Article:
Elon Musk sparks controversy after revealing he has Asperger's syndrome on 'SNL'
Elon Musk hosted "Saturday Night Live," and some comments from his opening monologue are stirring up controversy.
The Tesla CEO and "Technoking" appeared on stage in an all-black outfit to deliver his opening monologue on Saturday and began by saying that he doesn't always have a lot of intonational variation in how he speaks. He went on to assert that he was making history as "the first person with Asperger's to host SNL," for which he received a round of applause. "Or at least the first to admit it," he added.
The backlash began when viewers started calling out both that Musk isn't actually the first person with Asperger's syndrome to host the show and that the term "Asperger's syndrome" is outdated.
To the first point, former "SNL" cast member Dan Aykroyd, who hosted the show in 2003, has spoken about being diagnosed with Asperger's syndrome in the '80s.
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"Lol Dan Aykroyd STARTED snl with Asperger’s, but nice try," one person tweeted.
"Dan Aykroyd is autistic and hosted SNL in 2003. In case anyone forgot," someone else added.
To the second point, according to Autism Speaks, Asperger's syndrome is a "previously used" diagnosis because in 2013 it became part of the diagnosis of autism spectrum disorder (ASD).
Related:The news that the term “Asperger’s syndrome” will soon cease to exist has some parents concerned – especially parents raising “Aspie” children. Starting May 2013, the American Psychiatric Association’s new diagnostic manual, known as the DSM-5, will go into effect, stripping the well-known condition – a condition sometimes associated with loner geniuses like Albert Einstein and And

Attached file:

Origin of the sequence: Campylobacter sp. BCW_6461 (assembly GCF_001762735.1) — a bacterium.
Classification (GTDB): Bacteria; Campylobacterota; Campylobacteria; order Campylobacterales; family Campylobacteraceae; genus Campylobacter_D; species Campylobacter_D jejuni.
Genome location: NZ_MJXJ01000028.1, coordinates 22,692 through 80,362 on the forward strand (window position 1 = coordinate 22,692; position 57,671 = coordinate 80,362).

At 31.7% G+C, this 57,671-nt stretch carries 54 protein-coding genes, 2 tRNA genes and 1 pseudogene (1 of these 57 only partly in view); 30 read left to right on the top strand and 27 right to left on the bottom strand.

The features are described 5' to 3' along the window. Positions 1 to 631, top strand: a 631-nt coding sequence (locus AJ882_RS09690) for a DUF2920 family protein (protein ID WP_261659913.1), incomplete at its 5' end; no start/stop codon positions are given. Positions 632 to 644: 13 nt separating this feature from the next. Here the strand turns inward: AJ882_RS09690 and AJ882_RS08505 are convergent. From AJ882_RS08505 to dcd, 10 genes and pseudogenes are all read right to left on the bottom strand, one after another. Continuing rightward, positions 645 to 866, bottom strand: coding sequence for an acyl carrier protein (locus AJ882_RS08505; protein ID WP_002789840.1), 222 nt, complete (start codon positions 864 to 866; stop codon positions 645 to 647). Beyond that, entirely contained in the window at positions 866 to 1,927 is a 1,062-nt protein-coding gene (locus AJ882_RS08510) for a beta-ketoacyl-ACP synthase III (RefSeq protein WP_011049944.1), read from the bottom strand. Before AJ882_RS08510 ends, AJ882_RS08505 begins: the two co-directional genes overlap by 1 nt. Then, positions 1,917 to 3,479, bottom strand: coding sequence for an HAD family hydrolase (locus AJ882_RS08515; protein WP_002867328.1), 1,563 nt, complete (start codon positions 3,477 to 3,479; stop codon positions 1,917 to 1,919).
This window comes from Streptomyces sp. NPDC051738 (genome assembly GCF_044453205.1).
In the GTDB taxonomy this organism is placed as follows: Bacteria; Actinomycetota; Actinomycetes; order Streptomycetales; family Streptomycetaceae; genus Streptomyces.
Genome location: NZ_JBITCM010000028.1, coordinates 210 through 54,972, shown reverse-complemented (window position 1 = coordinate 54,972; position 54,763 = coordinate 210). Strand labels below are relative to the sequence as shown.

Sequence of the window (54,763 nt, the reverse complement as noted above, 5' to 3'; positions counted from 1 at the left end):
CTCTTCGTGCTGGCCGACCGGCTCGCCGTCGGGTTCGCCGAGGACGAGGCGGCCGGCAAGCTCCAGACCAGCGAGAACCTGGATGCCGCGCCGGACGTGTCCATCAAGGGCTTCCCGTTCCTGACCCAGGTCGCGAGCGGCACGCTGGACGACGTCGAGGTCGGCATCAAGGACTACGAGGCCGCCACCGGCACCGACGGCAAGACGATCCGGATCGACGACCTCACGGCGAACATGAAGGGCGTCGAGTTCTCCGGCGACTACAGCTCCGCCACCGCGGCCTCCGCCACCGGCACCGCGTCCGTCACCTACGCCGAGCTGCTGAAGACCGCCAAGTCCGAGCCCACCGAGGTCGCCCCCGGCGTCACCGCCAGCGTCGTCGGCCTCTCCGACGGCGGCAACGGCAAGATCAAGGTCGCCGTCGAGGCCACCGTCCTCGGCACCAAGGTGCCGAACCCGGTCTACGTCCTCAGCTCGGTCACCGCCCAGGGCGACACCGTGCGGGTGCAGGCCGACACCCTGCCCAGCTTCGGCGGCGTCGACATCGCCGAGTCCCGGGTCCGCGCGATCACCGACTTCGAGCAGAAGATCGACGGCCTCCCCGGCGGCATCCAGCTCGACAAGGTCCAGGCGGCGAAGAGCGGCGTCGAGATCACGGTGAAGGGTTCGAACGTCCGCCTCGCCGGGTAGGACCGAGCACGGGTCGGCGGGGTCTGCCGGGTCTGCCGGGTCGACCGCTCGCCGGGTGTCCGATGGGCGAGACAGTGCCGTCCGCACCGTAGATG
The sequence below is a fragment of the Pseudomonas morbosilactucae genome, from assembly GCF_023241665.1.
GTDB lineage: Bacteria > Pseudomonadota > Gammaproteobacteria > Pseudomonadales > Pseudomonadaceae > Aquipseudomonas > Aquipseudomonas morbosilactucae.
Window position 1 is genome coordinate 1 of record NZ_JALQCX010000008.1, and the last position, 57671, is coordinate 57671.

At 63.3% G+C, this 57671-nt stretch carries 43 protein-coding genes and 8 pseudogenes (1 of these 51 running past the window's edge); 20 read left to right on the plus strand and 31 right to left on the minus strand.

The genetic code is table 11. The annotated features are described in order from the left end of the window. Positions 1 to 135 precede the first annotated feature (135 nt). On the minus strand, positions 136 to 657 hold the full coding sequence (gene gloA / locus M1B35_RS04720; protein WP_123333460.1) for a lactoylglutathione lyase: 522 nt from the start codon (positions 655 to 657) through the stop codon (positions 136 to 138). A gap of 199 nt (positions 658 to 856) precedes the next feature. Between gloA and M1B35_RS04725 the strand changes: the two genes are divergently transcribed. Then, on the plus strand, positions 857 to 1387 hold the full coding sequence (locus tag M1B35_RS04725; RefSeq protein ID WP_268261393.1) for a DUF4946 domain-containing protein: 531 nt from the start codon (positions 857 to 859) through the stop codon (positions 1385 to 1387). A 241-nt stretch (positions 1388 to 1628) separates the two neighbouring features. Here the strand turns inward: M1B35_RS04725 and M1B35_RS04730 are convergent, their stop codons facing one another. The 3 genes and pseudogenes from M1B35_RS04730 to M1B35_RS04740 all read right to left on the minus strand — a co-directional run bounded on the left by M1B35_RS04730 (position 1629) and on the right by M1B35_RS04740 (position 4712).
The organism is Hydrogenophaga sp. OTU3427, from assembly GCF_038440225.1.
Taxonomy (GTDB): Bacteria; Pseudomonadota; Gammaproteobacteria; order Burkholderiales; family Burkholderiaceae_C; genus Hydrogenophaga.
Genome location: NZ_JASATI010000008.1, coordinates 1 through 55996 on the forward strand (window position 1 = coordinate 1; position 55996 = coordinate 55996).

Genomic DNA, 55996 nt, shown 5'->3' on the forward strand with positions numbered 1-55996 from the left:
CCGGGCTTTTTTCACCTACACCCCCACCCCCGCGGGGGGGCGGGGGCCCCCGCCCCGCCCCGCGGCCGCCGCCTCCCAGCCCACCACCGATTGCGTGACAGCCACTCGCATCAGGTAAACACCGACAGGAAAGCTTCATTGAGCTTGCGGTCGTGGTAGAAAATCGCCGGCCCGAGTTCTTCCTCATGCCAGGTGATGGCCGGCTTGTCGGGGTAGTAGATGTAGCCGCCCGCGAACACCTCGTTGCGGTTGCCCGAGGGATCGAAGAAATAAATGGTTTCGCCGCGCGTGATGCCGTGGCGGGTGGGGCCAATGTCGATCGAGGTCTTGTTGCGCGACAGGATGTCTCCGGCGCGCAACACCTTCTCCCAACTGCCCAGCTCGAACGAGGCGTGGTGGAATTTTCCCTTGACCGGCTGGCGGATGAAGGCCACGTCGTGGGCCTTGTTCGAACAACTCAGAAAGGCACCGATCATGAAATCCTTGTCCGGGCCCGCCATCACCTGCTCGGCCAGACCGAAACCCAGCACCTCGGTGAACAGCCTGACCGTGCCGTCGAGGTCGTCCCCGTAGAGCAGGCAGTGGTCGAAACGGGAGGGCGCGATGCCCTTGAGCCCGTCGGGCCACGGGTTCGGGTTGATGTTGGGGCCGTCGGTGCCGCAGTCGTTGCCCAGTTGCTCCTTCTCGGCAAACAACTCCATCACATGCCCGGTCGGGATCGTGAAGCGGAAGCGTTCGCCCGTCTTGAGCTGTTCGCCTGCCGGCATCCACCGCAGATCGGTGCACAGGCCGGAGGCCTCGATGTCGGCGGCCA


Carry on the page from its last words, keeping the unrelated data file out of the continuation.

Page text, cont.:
Some people within the autism community expressed concern that Musk's using the term would perpetuate stereotypes about the condition. "Typical to strong verbal language skills and intellectual ability" can distinguish the syndrome from other types of autism, according to Autism Speaks.
"Elon Musk 'coming out' with Asperger's is way more dangerous to the Autistic community than most may think. At the very lowest form, outdated stereotypes like 'all autistic people are rain man' will be rife. There is absolutely no context to his diagnosis," one person wrote.
Others worried that his comments will obscure why "Asperger's" is no longer widely used.
"I always feel a little queasy about having to use 'Asperger' with some older/less informed healthcare providers when they are not up to date with the current terms. I mean, if you just google for 10 minutes, you get a good glimpse of all the baggage and problems of that word," explained another person.
Related:Here's what a psychologist would like parents to understand about autism spectrum disorder.
And some people also called out that Austrian pediatrician Dr. Hans Asperger, after whom the syndrome was names, was reportedly involved in the Nazi regime, citing this connection as another reason to stop using the term.
But many did feel Musk's announcement was positive for the community.
"Sometimes after I say something, I have to say, 'I mean that.' I don't much care for Musk, but I will say that this is a real aspect of being on the spectrum," tweeted another commenter, referencing a comment he made in his monologue. "Our society is so used to lying (even subtly), that we Aspies often distinguish."
"Such an awesome moment re representation of neurodivergent folks," some else added.
Apart from his autism revelation, Musk also joked about his and musician Grimes baby's unusual name, X Æ A-12, which Musk joked "is pronounced, 'cat running across keyboard.'" He also brought his mom, model Maye Musk, onto the stage and she quipped that she hoped her Mother's Day gift was not Dogecoin.
"It is," he responded.
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